Yana Stadnik and Leon Rattigan are the latest in a series of couples to marry within the British Wrestling camp (Copyright Michele Jones)
What was it that Winston Churchill said? "A riddle wrapped in a mystery inside an enigma" - he was of course referring to Russia during WWII, but the phrase is also appropriate for the situation British Wrestling finds itself in.
Speaking to BBC Sport at the 2012 wrestling test event this weekend, Raphaël Martinetti, president of the sport's international governing body [Fila], said he was disappointed the Olympic hosts do not have more home-grown talent and criticised
for backing down on their plans to attend Fila approved training camps in the build-up to the London Games.
"For the future it's important that they need to maintain the promises they made before, not slowly eliminate the proposals," Martinetti said.
"Unfortunately for Great Britain the best wrestlers you have are not of British nationality, they're from Ukraine and other parts of Europe.
“If the training partners choose to naturalise and take part for Team GB when they've been in Britain for so many years, then British Wrestling will support them in their aspirations”
Colin NicholsonBritish Wrestling chief executive
"I am very happy if the host country has a strong team and wins medals, but I don't know with the UK if they have the possibility to do this."
The latest controversy to surround the programme comes a week after it was revealed that Great Britain's Ukraine-born 2010
European championship silver medallist Yana Stadnik
and British Champion Leon Rattigan were in a relationship, when in fact they have been married since July last year.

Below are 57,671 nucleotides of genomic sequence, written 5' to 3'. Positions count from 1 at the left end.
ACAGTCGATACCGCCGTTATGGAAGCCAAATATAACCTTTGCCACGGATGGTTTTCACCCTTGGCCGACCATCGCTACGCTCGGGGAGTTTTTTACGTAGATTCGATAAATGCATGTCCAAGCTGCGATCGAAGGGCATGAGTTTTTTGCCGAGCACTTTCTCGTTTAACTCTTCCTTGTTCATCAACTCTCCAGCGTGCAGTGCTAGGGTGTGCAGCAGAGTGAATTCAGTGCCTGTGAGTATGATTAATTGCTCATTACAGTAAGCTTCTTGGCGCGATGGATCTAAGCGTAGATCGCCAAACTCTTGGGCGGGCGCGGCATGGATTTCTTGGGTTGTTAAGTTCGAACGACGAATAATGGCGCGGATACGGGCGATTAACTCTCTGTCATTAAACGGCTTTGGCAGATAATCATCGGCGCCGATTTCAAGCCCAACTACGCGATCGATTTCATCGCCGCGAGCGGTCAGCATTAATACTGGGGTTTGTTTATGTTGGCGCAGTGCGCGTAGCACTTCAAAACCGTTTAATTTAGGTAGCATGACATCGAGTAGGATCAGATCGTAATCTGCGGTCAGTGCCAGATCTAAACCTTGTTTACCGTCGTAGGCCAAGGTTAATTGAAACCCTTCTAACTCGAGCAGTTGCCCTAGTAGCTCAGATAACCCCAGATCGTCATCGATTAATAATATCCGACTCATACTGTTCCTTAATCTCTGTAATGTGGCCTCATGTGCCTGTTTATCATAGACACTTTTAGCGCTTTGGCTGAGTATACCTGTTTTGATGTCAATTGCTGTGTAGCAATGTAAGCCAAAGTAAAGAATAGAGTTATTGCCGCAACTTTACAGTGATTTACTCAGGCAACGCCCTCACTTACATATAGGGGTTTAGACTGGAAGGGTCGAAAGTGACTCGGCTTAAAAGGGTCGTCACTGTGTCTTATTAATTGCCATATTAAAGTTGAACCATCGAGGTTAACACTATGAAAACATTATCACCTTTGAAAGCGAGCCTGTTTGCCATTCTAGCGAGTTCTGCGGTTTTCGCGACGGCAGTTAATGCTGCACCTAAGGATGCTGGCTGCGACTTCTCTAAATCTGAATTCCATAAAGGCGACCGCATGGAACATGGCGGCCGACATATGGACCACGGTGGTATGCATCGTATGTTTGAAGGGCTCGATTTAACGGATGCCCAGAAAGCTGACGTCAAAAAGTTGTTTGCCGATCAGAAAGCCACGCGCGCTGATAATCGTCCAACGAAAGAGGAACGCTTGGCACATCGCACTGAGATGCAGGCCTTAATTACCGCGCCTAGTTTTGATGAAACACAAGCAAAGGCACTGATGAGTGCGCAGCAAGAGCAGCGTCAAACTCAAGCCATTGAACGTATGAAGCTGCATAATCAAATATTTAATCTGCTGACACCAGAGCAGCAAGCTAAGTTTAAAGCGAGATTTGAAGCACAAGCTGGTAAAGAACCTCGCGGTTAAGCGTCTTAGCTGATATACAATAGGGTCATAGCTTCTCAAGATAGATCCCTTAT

As many as five Ukrainian wrestlers, although not all officially part of the GB programme, have married British partners after meeting at the academy.
Why the secrecy surrounding Stadnik and Rattigan? Well, the Bristol-born Commonwealth bronze medallist is said to be a very private person.
However, British Wrestling has confirmed that with the deadline for Team GB Olympic selection in June and anticipated delays in the application procedure, Stadnik will require a discretionary hearing and possible fast-track assistance from Home Secretary Theresa May.
"I have fallen in love four years ago with Leon. Most of the time we spend training but the small time we have together [outside of training] we like going to the park. We have also been to Blackpool, Stonehenge, Liverpool," said Stadnik.
Despite her surprise first-round elimination at the Olympic test event, the 24-year-old has been dubbed British Wrestling's best prospect for success in London 2012 and the national governing body say they will do all they can to help their 'family' of athletes.
"Yana is a very special athlete who has given a huge amount to British Wrestling over a number of years," reflected Nicholson.
"Her aspiration appears to be to naturalise and become a British citizen having become ingrained in the fabric of Manchester and British Wrestling will do its best to support her in her aspirations."
Great Britain has anything but an illustrious history in the sport of wrestling, but the influx of several Eastern European wrestlers and the return of the GB Cup, after a year off due to funding difficulties, has given the team cause for optimism. BBC Sport's Nick Hope caught up with GB's Ukraine-born wrestler Yana Stadnik, who became the first female to win a European Championships medal for Great Britain earlier this year.
British Wrestling would certainly benefit from this situation being resolved quickly.
On Friday, Fila president Martinetti branded British Wrestling weak and expressed frustrations there were no plans to utilise 25 wrestling mats donated for the Games, in the UK after London 2012.
"I am concerned with the legacy, the UK is not only the English people, I hope the British [Wrestling] are not stupid and give help to Scotland, Wales and other countries," Martinetti told BBC Sport.
"I hope after the Olympic Games that the equipment goes to all parts of the country and I also want to see more coaches, more interest from the media and I hope this legacy is important to British Wrestling."
Nicholson maintains that
is doing its best to succeed with the modest £3.5m worth of funding it has received from UK Sport since 2005.
"We want to have quality international wrestling in the world class programme in Manchester - we haven't got plans to recruit further foreign training partners, but that policy will be under continual review," he said.
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